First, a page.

1. Stonehenge – Wednesday 21st November

      Mark Anstee draws Stonehenge 21/11/12

      It rained so hard this morning it was epic, biblical even, but, two o’clock arrives and the sun breaks through, the sky is blue and it is perfect weather for sitting up at Stonehenge for an hour or so.

      Up on the monument field the only path open is the tarmac walkway. The grass is too sodden for tourists; puddles everywhere.

      Siobhan is up here with her fabulous goat head staff and the light on the stones is gorgeous. The moon is already rising in the sky, balancing up the sinking sun.

      It’s chilly so people don’t seem to mind that their visit to the stones is seriously restricted, it’s not a temperature to be hanging around in.

      Mark sits to draw his favourite trilithon in silverpoint. The sky is quite clear but the sun moves remarkably quickly and the shadows grow longer each passing minute.

      A school party is in, mid teenagers. They hover over the artist checking out his work. The photo session is underway and one young man on crutches, his left leg bent up behind him, takes on his friends in a race along the path. He’s fast.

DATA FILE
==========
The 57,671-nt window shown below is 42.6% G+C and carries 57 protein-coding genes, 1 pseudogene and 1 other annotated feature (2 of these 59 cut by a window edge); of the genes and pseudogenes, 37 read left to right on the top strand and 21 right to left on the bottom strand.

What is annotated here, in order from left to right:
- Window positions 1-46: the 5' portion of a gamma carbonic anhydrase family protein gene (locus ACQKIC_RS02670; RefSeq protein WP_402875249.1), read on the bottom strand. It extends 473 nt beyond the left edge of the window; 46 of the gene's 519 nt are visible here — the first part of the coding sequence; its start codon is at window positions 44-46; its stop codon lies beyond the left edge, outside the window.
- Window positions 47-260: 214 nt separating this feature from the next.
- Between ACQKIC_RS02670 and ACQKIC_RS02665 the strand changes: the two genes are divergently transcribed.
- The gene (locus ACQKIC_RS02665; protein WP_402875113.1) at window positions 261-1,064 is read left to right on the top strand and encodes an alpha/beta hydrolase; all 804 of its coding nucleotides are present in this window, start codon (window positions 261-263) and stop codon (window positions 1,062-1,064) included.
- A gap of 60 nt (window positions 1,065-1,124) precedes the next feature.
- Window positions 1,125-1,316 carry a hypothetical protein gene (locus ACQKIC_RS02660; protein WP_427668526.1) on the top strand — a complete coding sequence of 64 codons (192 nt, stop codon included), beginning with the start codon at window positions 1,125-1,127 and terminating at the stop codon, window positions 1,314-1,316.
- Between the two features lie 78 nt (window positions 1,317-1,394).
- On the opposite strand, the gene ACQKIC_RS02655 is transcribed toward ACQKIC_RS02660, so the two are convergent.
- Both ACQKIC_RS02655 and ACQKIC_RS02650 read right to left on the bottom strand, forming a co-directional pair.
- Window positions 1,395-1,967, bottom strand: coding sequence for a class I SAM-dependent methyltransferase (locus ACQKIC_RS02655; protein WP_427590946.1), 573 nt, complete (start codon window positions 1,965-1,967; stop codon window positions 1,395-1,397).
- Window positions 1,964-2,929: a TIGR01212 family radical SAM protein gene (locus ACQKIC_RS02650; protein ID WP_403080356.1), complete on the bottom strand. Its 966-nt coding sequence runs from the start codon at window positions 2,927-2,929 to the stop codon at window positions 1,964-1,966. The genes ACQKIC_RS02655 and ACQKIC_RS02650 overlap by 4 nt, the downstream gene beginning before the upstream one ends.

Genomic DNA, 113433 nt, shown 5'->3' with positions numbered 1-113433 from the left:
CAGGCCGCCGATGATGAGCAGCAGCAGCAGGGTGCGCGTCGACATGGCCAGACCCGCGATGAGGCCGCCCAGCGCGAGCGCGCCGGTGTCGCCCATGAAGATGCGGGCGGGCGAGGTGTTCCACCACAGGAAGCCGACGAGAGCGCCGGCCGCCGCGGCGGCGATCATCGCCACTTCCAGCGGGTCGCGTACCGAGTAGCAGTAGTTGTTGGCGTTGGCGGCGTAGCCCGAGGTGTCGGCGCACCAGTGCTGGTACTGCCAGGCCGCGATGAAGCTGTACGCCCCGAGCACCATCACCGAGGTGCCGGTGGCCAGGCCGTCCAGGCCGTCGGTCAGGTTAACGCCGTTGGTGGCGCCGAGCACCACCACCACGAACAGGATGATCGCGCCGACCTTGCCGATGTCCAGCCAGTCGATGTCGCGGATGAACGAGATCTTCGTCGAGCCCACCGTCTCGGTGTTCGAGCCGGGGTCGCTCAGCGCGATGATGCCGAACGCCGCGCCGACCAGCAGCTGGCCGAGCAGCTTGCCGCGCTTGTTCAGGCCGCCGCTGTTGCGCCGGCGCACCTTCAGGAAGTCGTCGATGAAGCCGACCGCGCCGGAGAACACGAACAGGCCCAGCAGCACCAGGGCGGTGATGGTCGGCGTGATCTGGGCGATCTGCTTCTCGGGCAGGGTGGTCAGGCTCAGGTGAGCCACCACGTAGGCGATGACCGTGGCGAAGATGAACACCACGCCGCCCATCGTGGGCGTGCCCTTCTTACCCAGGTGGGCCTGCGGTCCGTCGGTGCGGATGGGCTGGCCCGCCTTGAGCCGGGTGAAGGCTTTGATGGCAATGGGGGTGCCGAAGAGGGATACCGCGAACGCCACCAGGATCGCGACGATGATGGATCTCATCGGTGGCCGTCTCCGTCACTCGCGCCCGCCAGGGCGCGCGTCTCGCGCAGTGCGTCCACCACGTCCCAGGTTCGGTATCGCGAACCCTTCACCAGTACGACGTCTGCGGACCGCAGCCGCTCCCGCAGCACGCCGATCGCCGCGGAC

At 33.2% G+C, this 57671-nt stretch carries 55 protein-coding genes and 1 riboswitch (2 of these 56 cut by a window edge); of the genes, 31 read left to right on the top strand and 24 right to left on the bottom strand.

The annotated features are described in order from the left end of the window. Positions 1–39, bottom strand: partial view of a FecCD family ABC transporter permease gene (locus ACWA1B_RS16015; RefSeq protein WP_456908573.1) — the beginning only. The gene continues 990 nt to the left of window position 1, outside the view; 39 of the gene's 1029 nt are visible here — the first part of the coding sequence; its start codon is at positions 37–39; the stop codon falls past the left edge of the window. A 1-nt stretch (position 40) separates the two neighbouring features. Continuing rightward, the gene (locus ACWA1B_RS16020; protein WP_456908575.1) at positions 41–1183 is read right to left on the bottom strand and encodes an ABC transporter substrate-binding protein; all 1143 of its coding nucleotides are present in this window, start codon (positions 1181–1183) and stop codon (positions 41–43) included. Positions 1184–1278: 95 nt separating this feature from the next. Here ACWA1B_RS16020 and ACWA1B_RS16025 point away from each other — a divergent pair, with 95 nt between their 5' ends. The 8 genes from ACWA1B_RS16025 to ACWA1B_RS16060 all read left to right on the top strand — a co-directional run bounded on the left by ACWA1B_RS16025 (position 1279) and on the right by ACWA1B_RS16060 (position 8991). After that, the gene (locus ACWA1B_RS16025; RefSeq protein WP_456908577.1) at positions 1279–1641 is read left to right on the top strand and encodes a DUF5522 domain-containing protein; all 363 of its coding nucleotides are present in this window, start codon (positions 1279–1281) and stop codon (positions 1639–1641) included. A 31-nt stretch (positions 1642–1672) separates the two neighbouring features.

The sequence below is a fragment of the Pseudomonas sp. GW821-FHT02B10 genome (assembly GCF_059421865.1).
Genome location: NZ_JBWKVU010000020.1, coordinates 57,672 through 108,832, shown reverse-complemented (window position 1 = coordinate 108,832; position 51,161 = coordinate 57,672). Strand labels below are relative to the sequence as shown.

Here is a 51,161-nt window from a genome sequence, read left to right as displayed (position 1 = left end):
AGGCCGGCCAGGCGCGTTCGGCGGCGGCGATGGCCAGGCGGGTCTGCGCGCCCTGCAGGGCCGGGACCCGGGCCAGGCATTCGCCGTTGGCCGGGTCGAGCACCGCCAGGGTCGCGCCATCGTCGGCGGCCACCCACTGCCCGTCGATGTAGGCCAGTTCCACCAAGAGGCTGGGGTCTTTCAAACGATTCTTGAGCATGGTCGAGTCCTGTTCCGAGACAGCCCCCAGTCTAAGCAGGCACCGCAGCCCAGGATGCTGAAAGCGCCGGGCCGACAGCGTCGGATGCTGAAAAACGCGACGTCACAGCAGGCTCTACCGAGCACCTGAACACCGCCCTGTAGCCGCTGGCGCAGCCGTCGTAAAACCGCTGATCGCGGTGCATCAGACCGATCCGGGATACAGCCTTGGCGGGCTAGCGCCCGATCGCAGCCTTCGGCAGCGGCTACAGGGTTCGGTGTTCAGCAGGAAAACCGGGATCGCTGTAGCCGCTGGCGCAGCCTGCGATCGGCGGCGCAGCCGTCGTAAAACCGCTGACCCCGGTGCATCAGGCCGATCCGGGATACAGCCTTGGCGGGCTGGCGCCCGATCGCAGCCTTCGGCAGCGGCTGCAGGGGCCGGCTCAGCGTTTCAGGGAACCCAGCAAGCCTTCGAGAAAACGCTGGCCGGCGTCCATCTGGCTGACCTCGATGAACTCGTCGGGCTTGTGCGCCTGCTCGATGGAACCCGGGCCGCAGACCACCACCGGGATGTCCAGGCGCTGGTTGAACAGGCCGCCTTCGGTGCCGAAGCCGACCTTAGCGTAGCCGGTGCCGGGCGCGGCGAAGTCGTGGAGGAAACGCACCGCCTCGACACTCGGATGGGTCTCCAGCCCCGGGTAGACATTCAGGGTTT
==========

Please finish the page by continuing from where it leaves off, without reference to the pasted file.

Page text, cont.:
I watch a man holding the goat head staff, facing the stone circle, head bowed.

      Anstee: Stonehenge in Silverpoint

      A group of people walk towards the stones across the field from the byway. The EH staff are swiftly on to it. I hear the ‘intruders’ being invited to buy tickets from the entrance booth, but I know they won’t come back. They shuffle off down the slope and out.

      Outside the chain link fence people continue to pull up and take photos through the wire. There’s a line of cars parked along the verge of the A344.

      The kestrel is here too, hovering above the meadow where the sheep are grazing. The sky glows a soft lavender as the sun sinks. It’s quite magical. Cold, but magical.

      A security guard, tall, strong looking, arrives on the monument field – a new guardian of the stones, his hi-viz vest luminous in the crepuscular light. It’s the non–tourist time, time for us to leave.